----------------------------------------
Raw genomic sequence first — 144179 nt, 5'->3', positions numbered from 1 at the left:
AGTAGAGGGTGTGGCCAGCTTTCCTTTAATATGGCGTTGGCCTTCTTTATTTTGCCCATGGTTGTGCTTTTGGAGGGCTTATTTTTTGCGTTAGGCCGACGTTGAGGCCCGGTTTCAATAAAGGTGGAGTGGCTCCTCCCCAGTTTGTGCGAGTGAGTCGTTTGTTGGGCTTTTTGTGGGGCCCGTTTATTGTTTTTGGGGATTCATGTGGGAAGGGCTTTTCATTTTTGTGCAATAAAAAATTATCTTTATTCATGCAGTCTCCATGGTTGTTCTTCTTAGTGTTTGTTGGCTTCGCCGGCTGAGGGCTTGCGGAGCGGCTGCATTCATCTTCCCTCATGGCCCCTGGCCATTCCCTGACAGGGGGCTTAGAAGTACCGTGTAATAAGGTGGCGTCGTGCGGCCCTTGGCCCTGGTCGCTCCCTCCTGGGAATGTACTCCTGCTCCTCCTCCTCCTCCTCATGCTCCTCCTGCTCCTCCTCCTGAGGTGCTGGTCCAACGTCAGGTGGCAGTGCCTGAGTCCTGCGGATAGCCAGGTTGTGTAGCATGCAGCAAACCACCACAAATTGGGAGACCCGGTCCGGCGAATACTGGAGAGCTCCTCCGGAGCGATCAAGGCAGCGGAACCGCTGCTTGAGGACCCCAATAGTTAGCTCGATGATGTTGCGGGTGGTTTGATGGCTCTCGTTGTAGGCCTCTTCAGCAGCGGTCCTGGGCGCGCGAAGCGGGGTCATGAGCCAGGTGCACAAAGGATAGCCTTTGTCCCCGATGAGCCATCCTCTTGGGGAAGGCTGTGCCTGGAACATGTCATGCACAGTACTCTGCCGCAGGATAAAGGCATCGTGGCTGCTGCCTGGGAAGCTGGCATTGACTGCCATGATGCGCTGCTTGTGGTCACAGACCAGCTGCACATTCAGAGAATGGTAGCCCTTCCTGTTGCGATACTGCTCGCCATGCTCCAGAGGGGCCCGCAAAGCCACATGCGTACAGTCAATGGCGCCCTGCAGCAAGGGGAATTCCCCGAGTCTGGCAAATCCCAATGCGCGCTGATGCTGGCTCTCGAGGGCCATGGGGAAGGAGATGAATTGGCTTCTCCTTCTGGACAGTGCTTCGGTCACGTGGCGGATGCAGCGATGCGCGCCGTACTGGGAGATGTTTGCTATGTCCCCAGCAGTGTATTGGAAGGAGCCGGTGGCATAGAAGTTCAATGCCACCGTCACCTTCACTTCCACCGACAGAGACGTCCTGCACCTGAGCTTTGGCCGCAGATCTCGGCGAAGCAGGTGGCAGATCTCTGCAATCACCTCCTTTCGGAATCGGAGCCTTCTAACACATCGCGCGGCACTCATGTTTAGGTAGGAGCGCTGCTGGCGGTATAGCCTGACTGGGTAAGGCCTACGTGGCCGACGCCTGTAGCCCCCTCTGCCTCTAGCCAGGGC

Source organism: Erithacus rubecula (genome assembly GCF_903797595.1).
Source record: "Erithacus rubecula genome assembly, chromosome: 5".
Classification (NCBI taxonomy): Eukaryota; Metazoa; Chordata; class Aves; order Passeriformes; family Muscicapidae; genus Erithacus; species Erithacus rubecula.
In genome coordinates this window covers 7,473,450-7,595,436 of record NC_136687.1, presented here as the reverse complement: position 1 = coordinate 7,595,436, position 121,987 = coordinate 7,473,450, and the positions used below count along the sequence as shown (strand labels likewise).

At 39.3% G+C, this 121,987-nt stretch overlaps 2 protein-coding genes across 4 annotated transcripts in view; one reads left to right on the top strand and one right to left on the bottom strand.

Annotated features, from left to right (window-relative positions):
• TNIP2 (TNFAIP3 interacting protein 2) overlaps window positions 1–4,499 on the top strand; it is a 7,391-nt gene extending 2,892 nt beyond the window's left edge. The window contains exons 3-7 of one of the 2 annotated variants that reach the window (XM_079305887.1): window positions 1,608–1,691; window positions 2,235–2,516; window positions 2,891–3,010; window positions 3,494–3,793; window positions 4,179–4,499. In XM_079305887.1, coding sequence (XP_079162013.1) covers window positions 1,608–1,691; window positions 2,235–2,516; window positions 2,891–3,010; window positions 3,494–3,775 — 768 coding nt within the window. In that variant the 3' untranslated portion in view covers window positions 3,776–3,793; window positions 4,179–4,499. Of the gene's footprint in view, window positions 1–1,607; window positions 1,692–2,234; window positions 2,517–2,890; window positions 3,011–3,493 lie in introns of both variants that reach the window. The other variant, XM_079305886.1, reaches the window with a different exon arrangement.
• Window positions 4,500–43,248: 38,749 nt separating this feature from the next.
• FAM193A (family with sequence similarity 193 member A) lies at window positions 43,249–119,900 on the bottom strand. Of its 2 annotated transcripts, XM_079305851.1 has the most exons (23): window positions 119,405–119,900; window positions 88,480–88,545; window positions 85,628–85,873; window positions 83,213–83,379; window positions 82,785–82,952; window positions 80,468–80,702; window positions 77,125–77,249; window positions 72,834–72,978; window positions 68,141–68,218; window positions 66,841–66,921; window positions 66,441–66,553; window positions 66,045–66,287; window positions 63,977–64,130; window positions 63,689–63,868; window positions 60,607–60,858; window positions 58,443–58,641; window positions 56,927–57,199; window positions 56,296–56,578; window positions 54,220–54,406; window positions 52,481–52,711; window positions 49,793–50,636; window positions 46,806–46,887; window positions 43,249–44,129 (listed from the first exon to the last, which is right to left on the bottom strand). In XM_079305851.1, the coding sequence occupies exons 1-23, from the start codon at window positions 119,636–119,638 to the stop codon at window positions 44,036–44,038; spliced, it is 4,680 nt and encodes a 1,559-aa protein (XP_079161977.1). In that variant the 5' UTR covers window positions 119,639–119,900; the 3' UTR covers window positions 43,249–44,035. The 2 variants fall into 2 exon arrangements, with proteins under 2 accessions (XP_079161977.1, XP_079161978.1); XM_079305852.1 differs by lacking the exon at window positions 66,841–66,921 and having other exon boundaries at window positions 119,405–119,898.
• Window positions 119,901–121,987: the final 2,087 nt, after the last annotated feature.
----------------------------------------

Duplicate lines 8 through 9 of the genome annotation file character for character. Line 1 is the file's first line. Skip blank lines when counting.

Annotated features, from left to right (window-relative positions):
• TNIP2 (TNFAIP3 interacting protein 2) overlaps window positions 1–4,499 on the top strand; it is a 7,391-nt gene extending 2,892 nt beyond the window's left edge. The window contains exons 3-7 of one of the 2 annotated variants that reach the window (XM_079305887.1): window positions 1,608–1,691; window positions 2,235–2,516; window positions 2,891–3,010; window positions 3,494–3,793; window positions 4,179–4,499. In XM_079305887.1, coding sequence (XP_079162013.1) covers window positions 1,608–1,691; window positions 2,235–2,516; window positions 2,891–3,010; window positions 3,494–3,775 — 768 coding nt within the window. In that variant the 3' untranslated portion in view covers window positions 3,776–3,793; window positions 4,179–4,499. Of the gene's footprint in view, window positions 1–1,607; window positions 1,692–2,234; window positions 2,517–2,890; window positions 3,011–3,493 lie in introns of both variants that reach the window. The other variant, XM_079305886.1, reaches the window with a different exon arrangement.